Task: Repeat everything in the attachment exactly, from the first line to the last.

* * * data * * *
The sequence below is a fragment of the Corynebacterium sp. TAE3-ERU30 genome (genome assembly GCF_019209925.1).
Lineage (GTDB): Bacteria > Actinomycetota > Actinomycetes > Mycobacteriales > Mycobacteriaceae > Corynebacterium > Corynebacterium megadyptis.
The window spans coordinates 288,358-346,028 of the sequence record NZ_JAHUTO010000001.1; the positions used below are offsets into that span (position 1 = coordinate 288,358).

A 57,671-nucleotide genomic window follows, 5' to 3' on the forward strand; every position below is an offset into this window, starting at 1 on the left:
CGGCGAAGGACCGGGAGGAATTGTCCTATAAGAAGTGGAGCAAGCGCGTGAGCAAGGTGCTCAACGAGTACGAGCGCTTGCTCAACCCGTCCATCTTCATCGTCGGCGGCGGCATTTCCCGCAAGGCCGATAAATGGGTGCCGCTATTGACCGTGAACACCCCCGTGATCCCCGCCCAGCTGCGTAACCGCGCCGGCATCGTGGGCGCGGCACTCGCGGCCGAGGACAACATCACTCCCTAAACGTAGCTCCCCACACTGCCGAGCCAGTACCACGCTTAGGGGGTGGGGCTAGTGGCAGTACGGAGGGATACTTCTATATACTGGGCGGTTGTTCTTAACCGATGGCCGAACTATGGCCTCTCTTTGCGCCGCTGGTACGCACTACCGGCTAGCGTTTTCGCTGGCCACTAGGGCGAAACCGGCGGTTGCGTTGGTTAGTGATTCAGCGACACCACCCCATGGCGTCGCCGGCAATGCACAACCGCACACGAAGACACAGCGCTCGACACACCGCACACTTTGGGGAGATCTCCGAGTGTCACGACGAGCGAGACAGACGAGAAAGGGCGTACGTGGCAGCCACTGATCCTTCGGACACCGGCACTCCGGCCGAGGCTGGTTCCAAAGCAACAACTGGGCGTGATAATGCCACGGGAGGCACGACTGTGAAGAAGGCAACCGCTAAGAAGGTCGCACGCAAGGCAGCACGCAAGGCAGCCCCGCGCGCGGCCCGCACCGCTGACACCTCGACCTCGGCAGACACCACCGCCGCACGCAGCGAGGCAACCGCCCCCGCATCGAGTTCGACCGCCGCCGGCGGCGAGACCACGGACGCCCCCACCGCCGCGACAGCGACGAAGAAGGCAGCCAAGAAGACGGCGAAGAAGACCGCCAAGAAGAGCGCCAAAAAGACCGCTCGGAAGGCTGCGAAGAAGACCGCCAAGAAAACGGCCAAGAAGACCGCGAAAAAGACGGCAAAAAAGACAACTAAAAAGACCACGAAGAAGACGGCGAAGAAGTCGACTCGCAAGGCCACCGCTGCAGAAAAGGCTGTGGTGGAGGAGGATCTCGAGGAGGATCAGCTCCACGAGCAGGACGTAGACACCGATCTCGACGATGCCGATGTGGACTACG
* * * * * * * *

The sequence below is a fragment of the Corynebacterium sp. TAE3-ERU30 genome (genome assembly GCF_019209925.1).
Lineage (GTDB): Bacteria > Actinomycetota > Actinomycetes > Mycobacteriales > Mycobacteriaceae > Corynebacterium > Corynebacterium megadyptis.
The window spans coordinates 288,358-346,028 of the sequence record NZ_JAHUTO010000001.1; the positions used below are offsets into that span (position 1 = coordinate 288,358).

A 57,671-nucleotide genomic window follows, 5' to 3' on the forward strand; every position below is an offset into this window, starting at 1 on the left:
CGGCGAAGGACCGGGAGGAATTGTCCTATAAGAAGTGGAGCAAGCGCGTGAGCAAGGTGCTCAACGAGTACGAGCGCTTGCTCAACCCGTCCATCTTCATCGTCGGCGGCGGCATTTCCCGCAAGGCCGATAAATGGGTGCCGCTATTGACCGTGAACACCCCCGTGATCCCCGCCCAGCTGCGTAACCGCGCCGGCATCGTGGGCGCGGCACTCGCGGCCGAGGACAACATCACTCCCTAAACGTAGCTCCCCACACTGCCGAGCCAGTACCACGCTTAGGGGGTGGGGCTAGTGGCAGTACGGAGGGATACTTCTATATACTGGGCGGTTGTTCTTAACCGATGGCCGAACTATGGCCTCTCTTTGCGCCGCTGGTACGCACTACCGGCTAGCGTTTTCGCTGGCCACTAGGGCGAAACCGGCGGTTGCGTTGGTTAGTGATTCAGCGACACCACCCCATGGCGTCGCCGGCAATGCACAACCGCACACGAAGACACAGCGCTCGACACACCGCACACTTTGGGGAGATCTCCGAGTGTCACGACGAGCGAGACAGACGAGAAAGGGCGTACGTGGCAGCCACTGATCCTTCGGACACCGGCACTCCGGCCGAGGCTGGTTCCAAAGCAACAACTGGGCGTGATAATGCCACGGGAGGCACGACTGTGAAGAAGGCAACCGCTAAGAAGGTCGCACGCAAGGCAGCACGCAAGGCAGCCCCGCGCGCGGCCCGCACCGCTGACACCTCGACCTCGGCAGACACCACCGCCGCACGCAGCGAGGCAACCGCCCCCGCATCGAGTTCGACCGCCGCCGGCGGCGAGACCACGGACGCCCCCACCGCCGCGACAGCGACGAAGAAGGCAGCCAAGAAGACGGCGAAGAAGACCGCCAAGAAGAGCGCCAAAAAGACCGCTCGGAAGGCTGCGAAGAAGACCGCCAAGAAAACGGCCAAGAAGACCGCGAAAAAGACGGCAAAAAAGACAACTAAAAAGACCACGAAGAAGACGGCGAAGAAGTCGACTCGCAAGGCCACCGCTGCAGAAAAGGCTGTGGTGGAGGAGGATCTCGAGGAGGATCAGCTCCACGAGCAGGACGTAGACACCGATCTCGACGATGCCGATGTGGACTACG